otto's war room banner

otto's war room banner

Thursday, June 03, 2010

Why we must oppose aggression against the DPR (North) Korea

North Korea, or the Democratic People's Republic of Korea (DPRK) was founded by Kim Il Sung, (김일성) who developed a Marxist philosophy he calls Juche (주 체사상). It is based largely on independence, the spirit of self-reliance and the building of socialism. The philosophy seems well suited to a small country with limited resources. The philosophy has allowed the country to do a balancing act between the super powers of the Soviet Union, The US and China. While getting aid from the now defunct Soviet Union, Kim never allowed the Soviets to dictate the DPRK’s foreign policy.
Although the DPRK has been a traditional ally of the People’s Republic of China, the two country’s socialist ideology are and have been vastly different. Both Kim and Mao Zedong (毛泽东) built a strong cult of personality. But in the DPRK it has been built into the official state ideology. Juche required a strict loyalty to Kim and his leadership. Mao on the other hand built his ideology on the leadership of the masses. Both nations were fiercely independent, but China had way more natural resources with its large size and larger population, so China was able to achieve independence easier.
The DPRK is not a very democratic country with the leadership taking in little input from the common people. Mao’s China had several campaigns designed to involve the masses in participation with the government. Mao spent a lot more time trying to develop a “people’s democracy.”
The DPRK is probably has more dedication to socialism today than China, which since the death of Mao has embraced a lot of capitalist economic policies.
The DPRK is also a more anti-imperialistic country, refusing to allow the US to influence its internal decision making. The DPRK does not have the resources to spread its revolutionary ideology beyond offering books and publications explaining Juche. Maoism is a more sophisticated ideology and it can be applied to a wider array of countries and situations. There are few political parties anywhere in the world that base their ideology on Juche or Kimilsungism, while Maoism is a strong political current in the left in today’s world. Ironically, China is no longer following the Maoist ideology and has a reactionary foreign policy shaped on its own economic interest rather than on spreading revolution.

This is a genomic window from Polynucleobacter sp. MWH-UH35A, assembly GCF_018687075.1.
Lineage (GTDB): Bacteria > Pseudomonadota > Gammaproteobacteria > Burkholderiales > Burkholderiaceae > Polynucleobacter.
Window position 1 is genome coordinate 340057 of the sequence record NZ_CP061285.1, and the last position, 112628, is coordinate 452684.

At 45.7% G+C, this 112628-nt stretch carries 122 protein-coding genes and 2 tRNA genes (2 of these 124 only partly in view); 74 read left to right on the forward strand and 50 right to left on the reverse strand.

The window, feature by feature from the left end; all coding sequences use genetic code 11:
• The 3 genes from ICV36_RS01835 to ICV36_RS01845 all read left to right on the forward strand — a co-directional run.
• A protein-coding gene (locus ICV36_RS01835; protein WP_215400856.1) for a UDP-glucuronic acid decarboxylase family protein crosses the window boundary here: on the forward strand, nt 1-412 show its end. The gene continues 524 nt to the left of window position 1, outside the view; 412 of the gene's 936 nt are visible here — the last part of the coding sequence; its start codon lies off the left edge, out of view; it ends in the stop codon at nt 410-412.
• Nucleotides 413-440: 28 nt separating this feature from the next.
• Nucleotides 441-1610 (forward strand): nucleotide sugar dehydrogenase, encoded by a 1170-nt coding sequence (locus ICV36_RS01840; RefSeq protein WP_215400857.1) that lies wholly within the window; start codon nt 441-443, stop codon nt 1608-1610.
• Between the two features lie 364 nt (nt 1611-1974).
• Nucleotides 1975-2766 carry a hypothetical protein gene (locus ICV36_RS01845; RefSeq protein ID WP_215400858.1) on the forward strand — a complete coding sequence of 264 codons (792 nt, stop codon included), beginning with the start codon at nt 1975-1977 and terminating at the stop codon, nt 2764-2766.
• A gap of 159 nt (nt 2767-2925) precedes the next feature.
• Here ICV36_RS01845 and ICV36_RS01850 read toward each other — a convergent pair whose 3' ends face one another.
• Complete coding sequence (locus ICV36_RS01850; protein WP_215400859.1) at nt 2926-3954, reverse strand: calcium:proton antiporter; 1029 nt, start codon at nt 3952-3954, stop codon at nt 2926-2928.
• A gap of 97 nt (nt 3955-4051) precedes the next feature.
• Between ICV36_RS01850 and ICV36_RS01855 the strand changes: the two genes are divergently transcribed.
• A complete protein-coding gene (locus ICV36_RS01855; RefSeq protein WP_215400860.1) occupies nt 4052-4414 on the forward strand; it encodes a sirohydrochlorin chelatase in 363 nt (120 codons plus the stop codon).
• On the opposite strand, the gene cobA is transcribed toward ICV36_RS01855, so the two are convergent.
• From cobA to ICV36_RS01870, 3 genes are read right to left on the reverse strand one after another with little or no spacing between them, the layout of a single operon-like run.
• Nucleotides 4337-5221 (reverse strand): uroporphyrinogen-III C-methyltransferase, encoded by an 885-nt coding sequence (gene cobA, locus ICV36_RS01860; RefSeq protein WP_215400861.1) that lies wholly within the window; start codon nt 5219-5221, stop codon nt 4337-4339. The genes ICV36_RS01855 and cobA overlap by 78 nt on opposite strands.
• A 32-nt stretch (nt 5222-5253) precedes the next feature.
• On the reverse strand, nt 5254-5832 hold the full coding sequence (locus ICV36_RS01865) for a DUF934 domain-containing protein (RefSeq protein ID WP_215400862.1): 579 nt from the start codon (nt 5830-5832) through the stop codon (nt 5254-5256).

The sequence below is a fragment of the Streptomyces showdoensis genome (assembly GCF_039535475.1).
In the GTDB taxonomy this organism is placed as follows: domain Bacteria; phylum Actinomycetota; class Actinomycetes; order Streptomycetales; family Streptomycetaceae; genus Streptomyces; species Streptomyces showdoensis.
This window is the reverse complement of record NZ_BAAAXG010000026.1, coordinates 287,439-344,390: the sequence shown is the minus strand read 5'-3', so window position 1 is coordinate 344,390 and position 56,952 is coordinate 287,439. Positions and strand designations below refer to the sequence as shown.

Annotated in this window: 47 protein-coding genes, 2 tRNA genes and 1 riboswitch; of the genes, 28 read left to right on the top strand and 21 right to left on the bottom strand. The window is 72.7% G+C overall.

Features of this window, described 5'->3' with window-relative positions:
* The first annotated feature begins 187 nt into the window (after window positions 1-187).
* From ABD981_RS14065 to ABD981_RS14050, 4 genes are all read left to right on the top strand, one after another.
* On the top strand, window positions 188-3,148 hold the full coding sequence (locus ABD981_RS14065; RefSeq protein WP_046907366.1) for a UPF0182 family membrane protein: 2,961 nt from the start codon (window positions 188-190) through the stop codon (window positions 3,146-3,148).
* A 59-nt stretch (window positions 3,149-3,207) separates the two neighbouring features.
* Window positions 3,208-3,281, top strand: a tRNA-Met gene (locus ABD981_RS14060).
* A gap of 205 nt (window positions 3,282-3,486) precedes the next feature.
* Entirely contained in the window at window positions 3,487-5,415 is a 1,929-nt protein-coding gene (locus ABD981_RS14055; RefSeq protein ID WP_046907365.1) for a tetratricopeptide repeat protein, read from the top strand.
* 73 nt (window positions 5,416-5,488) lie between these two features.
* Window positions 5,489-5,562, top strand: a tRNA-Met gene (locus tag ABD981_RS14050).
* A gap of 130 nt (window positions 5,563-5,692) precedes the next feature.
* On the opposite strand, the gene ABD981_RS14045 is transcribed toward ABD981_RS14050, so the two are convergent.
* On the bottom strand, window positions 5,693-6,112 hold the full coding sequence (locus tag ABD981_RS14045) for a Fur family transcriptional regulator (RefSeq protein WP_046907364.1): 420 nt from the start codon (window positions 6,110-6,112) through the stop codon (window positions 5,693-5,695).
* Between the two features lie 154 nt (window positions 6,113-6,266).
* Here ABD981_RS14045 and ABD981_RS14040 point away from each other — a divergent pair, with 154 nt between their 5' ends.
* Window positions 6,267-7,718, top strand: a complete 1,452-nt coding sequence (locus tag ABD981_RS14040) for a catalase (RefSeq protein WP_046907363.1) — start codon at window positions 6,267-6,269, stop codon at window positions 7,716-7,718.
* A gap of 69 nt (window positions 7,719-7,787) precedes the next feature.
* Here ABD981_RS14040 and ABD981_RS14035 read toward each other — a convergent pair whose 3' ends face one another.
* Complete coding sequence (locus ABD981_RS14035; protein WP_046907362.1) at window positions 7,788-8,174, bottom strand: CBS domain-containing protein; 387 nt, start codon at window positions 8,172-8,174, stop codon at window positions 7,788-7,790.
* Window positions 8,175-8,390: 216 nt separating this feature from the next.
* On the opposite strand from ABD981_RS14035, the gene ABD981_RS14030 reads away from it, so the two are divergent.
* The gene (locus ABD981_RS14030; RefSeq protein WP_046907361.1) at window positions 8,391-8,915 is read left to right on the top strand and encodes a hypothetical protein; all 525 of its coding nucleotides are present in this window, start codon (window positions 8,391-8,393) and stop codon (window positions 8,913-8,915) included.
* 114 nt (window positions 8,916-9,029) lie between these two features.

The DPRK’s lack of democracy and its present isolationism makes it a less desirable country to use as a development model. However, this is a country that has fought a war against US imperialism and has survived, with the help of China, to be one of the last Marxist states in the world. As with Cuba, it is not a workers paradise or a stronghold of Marxist democracy. The key to improving the country lies in diplomacy that would allow it to make small changes without fear of sabotage from the imperialist powers such as the US.
There are some leftist who will not support or even recognize the DPRK’s right to exist. But this policy is extremely reactionary and could lead to a disaster if the DPRK were to end up as East Germany did and get swallowed up by South Korea. If this did happen, socialism would not only disappear from the peninsula, the DPRK would lose all its industry to rich South Korean capitalists, all its socialist arts and culture would be destroyed, maybe even outlawed, the present Workers' Party of Korea, the ruling party of the DPRK would be outlawed and most of those who are in the government, in the North, would be jailed. This is what happened in East Germany and Albania following their socialist collapse.
This is why we must support The KPRK’s right to exist. As long as imperialist powers, mainly the US, threaten the DPRK, we need to oppose such agresion and support self determination of the North Korean people. They can always improve their government at a later time. We also must not be fooled when a liberal presidents, such as Barrack Obama make the same threats as the right-wing Republicans.

- សតិវ អតុ

No comments: